The go-to profession
Can we fix it? Yes, mostly. Some 95% of foot problems can be helped or supported, many cured with timely intervention. Lost days from work, impact on social life and family life, side effects from medication, weight gain, are all matters podiatrists have concern for working with patient’s GPs and other health professionals.
TO KEEP YOU MOBILE.
Consultant Podiatric Surgeon, Suzy Speirs assessing a patient using modern electronic equipment to analyse walking pressures
Foot Health Month
So, is Foot Health Month just another fad?
No, it is an attempt by a caring profession to reach out to people to take a greater interest in their foot health. Of course, focusing on foot health is an all year round activity through the four so-called seasons as we select different footwear for different temperatures and activities. More about shoes in other articles.
The College of Podiatry is the driving force behind Podiatry in the UK and they have said,
‘We want more people to understand the importance of foot health as part of their overall health, and for people to visit a podiatrist when they need to – and to know when they need to!’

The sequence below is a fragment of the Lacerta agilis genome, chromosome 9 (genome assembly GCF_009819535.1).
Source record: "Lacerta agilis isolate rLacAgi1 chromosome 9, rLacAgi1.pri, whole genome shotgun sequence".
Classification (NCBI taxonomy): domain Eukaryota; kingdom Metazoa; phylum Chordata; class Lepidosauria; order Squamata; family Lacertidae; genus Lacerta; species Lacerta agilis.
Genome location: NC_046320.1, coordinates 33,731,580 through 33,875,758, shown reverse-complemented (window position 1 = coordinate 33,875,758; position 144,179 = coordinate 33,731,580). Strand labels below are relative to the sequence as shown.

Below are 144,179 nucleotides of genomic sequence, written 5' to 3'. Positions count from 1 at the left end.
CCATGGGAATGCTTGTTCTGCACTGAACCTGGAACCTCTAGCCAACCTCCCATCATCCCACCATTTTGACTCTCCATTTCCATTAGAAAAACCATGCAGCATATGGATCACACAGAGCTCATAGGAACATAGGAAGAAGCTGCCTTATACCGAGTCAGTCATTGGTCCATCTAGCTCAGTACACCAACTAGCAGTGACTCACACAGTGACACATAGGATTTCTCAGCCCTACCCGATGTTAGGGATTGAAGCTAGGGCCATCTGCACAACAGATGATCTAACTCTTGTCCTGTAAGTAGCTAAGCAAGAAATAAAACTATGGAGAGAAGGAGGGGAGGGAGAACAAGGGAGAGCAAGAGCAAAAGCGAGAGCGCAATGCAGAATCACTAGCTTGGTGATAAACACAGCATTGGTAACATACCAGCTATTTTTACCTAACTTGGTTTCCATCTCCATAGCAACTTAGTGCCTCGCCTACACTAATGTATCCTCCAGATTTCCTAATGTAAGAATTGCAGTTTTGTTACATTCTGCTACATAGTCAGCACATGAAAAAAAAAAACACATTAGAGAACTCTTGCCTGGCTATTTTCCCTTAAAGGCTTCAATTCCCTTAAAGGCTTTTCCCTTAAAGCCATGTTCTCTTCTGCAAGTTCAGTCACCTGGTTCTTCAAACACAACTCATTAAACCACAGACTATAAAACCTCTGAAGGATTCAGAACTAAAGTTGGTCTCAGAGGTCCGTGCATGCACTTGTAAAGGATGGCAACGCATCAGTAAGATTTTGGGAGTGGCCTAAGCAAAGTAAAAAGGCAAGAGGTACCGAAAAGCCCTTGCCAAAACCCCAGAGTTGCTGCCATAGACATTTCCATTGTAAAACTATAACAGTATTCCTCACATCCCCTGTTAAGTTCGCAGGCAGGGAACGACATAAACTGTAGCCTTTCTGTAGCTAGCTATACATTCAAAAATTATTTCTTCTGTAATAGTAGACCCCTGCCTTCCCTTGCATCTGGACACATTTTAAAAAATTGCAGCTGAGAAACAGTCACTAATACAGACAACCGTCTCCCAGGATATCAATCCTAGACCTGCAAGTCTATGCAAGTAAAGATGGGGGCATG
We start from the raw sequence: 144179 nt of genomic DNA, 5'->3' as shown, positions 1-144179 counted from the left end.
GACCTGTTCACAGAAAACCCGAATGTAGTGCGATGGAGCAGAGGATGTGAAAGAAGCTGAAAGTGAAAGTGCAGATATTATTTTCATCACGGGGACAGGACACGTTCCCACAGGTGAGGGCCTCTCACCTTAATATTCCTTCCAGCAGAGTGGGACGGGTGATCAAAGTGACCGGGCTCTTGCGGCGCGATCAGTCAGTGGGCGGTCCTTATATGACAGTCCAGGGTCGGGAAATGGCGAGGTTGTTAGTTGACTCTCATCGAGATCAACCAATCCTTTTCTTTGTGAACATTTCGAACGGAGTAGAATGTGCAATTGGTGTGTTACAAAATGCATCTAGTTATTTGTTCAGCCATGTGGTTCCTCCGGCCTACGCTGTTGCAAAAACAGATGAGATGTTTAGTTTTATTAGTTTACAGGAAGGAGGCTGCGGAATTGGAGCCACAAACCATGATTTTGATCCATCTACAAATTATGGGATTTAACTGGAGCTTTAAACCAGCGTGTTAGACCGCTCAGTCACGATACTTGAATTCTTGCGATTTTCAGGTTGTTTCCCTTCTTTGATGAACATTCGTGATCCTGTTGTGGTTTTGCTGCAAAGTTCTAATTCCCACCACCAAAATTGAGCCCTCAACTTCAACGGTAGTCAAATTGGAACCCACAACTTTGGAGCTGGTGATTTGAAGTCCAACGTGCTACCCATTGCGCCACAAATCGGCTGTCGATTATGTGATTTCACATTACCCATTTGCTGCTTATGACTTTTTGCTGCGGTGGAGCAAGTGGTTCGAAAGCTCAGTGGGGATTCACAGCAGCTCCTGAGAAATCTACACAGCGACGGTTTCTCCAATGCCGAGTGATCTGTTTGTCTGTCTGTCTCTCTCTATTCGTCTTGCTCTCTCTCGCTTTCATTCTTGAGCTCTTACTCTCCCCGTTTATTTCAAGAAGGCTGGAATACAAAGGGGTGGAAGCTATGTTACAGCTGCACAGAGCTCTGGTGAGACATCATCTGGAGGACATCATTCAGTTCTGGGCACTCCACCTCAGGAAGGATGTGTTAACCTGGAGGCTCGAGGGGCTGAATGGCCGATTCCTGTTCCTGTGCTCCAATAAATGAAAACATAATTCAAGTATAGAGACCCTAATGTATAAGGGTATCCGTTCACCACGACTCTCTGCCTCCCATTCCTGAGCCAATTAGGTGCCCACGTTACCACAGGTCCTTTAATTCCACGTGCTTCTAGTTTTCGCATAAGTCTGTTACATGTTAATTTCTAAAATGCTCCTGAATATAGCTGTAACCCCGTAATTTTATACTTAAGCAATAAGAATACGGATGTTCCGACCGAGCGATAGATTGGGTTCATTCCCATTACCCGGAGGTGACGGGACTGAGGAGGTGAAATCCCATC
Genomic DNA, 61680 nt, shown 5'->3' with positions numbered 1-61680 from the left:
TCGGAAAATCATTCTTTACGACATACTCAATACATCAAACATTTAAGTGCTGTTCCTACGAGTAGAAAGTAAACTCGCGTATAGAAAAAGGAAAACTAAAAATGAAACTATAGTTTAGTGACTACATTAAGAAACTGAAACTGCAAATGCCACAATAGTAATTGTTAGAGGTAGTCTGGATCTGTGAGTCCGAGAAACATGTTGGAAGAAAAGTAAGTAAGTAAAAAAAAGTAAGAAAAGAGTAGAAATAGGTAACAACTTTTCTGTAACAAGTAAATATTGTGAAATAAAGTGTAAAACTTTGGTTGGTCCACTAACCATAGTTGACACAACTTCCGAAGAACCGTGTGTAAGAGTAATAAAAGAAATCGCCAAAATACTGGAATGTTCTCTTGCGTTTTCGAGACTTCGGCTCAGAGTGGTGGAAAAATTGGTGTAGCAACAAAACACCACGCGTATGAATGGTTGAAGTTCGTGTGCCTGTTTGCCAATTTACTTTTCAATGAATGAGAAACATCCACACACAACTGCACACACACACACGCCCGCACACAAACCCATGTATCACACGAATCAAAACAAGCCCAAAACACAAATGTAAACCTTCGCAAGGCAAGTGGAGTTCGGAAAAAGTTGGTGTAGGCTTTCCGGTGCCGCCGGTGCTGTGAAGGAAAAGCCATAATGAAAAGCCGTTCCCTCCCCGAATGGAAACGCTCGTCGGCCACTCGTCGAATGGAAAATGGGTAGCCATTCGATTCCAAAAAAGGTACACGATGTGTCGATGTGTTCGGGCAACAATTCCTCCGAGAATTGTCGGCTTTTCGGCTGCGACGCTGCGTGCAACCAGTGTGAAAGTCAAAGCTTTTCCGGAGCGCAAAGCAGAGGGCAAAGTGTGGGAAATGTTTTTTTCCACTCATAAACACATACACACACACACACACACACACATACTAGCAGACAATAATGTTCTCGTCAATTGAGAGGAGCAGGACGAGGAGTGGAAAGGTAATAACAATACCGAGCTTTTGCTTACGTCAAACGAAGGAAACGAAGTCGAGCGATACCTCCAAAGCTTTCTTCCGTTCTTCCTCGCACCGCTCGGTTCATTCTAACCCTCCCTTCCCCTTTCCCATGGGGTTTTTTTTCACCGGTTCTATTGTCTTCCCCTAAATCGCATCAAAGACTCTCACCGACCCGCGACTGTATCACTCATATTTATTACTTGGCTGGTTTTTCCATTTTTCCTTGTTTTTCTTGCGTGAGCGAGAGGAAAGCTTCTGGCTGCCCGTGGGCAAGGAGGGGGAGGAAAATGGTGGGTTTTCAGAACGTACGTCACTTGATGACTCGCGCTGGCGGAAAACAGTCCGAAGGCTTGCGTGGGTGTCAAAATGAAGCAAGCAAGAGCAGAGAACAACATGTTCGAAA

If in doubt about your foot health consult a podiatrist early. The profession has not changed to podiatry from chiropody overnight but developed as powerful force offering wider scope and expertise over the last 40 years in both the NHS and Independent sector. Podiatry has many sub-specialties from sports podiatrists to podiatric surgeons. There is no designated age group that has special attention alone but of course, patients with medical problems causing impairment of circulation ever remain an important focus as we strive to save lives and limb amputation.
To find a podiatrist in your area you can go to https://www.scpod.org/ but do stay in touch with me at Footlocker with great articles and free materials being launched over the next 12 months. Unfortunately, I cannot make recommendations directly.
Alternatively, ask your GP for a referral to a locally trusted podiatrist. All podiatrists have to be registered to use the name podiatry and actively practise podiatry and a register exists with the Health Care Professions Council (HCPC) that can be checked.